Some of the most cracked, squeezed and stretched landscape yet seen on Venus has been captured in pictures made by the Magellan spacecraft, now halfway through its $744 million mission.
The planet's Alpha Regio volcanic highland "is an area that looks really tortured," said Steve Wall, Magellan representative at NASA's Jet Propulsion Laboratory.Brown University scientist Annette deCharon said that Alpha Regio's faults, mountain ridges and valleys constitute "some of the most complicated terrain we've seen in Magellan data."
The highland, a region where Venus' crust is unusually thick, now apparently is being stretched apart, possibly as it slumps toward surrounding lowlands, she said. Some of its valleys are filled with solidified lava flows.
Wall, deCharon and laboratory scientist Richard Goldstein displayed the pictures Wednesday on NASA closed-circuit television after Magellan passed the halfway point in its eight-month primary mission. No prints of the pictures were released.
The polar-orbiting spacecraft's mission is to use radar to make pictures of 70 percent to 90 percent of Venus' cloud-covered surface as the planet slowly rotates once on its axis. That takes 243 Earth days.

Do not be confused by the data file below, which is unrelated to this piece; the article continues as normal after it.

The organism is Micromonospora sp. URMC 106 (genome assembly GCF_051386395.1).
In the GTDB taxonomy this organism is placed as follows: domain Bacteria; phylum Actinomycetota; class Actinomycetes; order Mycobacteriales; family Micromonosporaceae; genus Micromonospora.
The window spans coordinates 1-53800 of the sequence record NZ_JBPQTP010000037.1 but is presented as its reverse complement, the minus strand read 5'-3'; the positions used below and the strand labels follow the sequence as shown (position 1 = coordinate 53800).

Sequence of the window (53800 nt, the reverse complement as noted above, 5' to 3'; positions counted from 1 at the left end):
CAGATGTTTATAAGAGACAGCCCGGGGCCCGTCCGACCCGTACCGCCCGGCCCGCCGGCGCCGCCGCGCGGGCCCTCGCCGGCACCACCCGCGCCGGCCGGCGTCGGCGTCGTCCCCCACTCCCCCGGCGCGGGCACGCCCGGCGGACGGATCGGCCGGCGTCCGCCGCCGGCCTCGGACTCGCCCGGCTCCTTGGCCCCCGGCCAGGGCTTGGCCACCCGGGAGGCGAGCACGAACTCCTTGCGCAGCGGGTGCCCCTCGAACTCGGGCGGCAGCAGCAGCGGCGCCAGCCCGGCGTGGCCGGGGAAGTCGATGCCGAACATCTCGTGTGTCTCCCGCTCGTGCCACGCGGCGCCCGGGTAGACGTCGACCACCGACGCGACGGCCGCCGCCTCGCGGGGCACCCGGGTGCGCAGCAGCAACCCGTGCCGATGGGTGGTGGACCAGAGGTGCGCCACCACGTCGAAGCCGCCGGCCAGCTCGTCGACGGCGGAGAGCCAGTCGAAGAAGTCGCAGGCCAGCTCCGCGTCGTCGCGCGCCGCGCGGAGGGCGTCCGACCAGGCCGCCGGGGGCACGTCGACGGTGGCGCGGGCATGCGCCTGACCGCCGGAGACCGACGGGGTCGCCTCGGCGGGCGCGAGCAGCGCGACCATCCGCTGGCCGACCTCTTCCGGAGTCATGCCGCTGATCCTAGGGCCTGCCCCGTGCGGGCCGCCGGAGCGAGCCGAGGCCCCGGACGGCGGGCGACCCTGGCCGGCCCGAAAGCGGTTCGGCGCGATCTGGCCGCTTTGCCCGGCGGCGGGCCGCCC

By Wednesday morning, the spacecraft had flown over 50.9 percent of the Venusian surface and successfully made pictures of 41.4 percent of the terrain, Wall said.
The 50.9 percent of Venus over which Magellan has flown equals an area that on Earth would stretch from Los Angeles east to Bombay, India, and from the North Pole to the southern tip of South America, Wall said.
On Wednesday, Magellan was mapping Aphrodite Terra, a continent-like highland the size of Africa that straddles Venus' equator.